Puberty as a Developmental Context of Risk for Psychopathology

  • Karen D. Rudolph


Puberty is a formative transition, marked by a confluence of biological, psychological, and social challenges. During this stage, youth experience dramatic physical transformations that signal their passage into adulthood. Moreover, this period is typified by extensive brain remodeling and alterations in hormonal systems involved in sexual maturation (Susman & Dorn, 2009) and stress reactivity (Gunnar, Wewerka, Frenn, Long, & Griggs, 2009). Beyond these physical and biological changes, youth undergo psychological and social reorganization reflected in changing self-perception and self-regulation (Hyde, Mezulis, & Abramson, 2008), shifts in the dynamics of interpersonal relationships (Rudolph, 2009), and contextual changes such as school transitions (Eccles, Lord, Roeser, Barber, & Hernandez Jozefowicz, 1997). Although this period of rapid development provides an opportunity for positive growth, unfortunately it also represents a backdrop for the development of psychopathology (Gunnar et al., 2009). In particular, research documents striking increases in multiple forms of psychopathology, including anxiety (Hayward et al., 1997), depression (Rudolph, Hammen, & Daley, 2006), antisocial behavior (Lahey et al., 2006), and substance use (Patton et al., 2004) across the pubertal transition.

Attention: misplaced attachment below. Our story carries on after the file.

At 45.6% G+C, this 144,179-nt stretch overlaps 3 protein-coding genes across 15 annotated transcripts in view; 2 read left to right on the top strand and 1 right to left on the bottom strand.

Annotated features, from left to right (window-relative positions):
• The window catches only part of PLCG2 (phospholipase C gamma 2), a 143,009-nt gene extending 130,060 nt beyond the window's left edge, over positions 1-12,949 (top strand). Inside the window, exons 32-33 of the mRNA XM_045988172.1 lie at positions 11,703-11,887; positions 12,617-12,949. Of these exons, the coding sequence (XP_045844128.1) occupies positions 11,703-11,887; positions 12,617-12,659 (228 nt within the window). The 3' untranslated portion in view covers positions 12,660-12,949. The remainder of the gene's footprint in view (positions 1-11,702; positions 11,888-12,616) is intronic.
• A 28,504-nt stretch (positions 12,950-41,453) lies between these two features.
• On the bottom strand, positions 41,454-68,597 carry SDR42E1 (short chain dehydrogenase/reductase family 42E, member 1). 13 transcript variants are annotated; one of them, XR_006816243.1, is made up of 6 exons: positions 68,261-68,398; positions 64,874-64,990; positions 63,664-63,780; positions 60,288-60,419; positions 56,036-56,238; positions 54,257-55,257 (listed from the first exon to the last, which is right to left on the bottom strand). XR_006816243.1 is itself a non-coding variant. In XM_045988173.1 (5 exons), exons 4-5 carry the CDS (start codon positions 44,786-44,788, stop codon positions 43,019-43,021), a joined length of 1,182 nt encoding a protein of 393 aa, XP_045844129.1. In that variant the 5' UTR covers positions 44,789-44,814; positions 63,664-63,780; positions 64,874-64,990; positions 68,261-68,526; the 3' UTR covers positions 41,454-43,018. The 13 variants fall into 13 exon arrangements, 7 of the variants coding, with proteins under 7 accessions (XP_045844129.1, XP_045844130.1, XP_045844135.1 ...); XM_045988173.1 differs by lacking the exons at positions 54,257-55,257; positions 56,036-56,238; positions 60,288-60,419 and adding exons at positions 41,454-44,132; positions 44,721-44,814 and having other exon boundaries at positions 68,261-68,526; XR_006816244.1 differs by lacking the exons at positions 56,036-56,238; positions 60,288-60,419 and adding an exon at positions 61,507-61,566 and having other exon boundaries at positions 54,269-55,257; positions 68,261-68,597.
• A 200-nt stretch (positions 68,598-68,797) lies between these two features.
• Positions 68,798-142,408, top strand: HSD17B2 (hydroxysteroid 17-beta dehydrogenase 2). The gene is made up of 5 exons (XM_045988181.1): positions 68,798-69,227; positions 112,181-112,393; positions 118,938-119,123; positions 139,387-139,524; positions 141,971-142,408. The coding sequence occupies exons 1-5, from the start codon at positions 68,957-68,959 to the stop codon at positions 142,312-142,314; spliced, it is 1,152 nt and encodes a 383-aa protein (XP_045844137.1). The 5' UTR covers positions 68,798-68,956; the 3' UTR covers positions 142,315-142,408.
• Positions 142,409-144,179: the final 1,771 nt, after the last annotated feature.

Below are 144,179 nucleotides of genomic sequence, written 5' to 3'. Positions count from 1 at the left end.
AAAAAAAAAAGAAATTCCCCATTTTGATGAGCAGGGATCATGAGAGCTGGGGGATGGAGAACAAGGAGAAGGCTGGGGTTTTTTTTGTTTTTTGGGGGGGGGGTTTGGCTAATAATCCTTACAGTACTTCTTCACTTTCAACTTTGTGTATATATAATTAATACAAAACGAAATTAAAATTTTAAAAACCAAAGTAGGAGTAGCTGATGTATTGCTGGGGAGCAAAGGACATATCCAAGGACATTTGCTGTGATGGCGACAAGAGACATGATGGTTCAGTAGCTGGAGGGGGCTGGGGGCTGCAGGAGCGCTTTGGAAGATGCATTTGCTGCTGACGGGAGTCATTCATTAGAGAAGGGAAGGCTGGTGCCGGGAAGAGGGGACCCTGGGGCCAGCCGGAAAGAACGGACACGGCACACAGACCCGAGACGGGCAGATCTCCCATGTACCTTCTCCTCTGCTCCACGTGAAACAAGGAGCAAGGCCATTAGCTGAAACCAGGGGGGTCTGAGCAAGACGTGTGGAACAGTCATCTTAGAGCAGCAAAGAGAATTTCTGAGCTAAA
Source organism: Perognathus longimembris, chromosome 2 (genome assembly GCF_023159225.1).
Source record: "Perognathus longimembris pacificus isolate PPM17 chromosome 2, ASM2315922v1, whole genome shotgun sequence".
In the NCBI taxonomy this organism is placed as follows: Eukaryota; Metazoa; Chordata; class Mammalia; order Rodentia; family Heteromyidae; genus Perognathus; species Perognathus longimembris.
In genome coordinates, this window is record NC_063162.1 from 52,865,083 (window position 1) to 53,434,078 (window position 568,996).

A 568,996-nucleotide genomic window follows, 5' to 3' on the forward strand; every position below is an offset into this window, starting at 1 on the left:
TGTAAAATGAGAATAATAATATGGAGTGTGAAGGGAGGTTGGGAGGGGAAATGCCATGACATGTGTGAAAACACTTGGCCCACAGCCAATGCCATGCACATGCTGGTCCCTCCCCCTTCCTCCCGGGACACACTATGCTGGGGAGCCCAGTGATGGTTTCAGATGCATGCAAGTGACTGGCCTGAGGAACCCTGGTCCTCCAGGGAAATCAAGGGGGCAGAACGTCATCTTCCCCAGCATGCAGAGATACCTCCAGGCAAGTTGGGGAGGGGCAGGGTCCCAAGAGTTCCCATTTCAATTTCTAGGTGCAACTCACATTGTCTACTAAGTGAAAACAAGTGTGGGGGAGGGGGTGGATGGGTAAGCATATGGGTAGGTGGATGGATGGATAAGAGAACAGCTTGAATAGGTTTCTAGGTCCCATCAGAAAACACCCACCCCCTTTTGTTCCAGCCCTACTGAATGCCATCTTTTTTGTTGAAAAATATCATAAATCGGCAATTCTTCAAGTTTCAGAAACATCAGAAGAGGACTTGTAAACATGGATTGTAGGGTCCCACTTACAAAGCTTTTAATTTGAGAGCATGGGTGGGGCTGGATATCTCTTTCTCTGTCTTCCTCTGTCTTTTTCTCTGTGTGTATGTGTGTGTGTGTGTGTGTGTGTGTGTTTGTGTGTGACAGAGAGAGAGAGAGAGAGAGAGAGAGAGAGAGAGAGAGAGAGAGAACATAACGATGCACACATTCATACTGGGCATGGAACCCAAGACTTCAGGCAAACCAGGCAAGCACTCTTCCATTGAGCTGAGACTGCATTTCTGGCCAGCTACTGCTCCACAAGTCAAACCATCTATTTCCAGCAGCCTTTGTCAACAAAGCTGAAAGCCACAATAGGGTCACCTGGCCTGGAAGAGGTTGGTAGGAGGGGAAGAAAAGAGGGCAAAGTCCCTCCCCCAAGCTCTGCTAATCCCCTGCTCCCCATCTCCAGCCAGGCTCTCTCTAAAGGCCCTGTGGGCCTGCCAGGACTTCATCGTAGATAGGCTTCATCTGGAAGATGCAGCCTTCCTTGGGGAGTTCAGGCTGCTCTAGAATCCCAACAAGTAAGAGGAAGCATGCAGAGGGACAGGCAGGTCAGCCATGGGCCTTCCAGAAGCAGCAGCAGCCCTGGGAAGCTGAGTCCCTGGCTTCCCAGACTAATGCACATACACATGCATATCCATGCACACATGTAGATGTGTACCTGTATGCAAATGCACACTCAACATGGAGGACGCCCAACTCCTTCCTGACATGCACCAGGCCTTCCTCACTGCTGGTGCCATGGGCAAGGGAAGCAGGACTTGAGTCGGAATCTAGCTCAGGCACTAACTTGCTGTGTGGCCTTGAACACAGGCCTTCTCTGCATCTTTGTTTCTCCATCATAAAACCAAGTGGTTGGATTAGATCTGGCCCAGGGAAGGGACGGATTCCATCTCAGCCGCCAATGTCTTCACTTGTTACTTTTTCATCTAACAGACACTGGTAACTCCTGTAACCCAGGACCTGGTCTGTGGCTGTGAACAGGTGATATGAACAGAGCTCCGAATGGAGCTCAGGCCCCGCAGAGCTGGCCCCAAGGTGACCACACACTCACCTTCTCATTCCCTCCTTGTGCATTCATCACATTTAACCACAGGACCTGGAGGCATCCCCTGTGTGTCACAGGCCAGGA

Romantic Relationship Pubertal Timing Early Maturation Pubertal Status Late Maturation 
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© Springer Science+Business Media New York 2014

Authors and Affiliations

  1. 1.Department of PsychologyUniversity of Illinois, Urbana-ChampaignChampaignUSA

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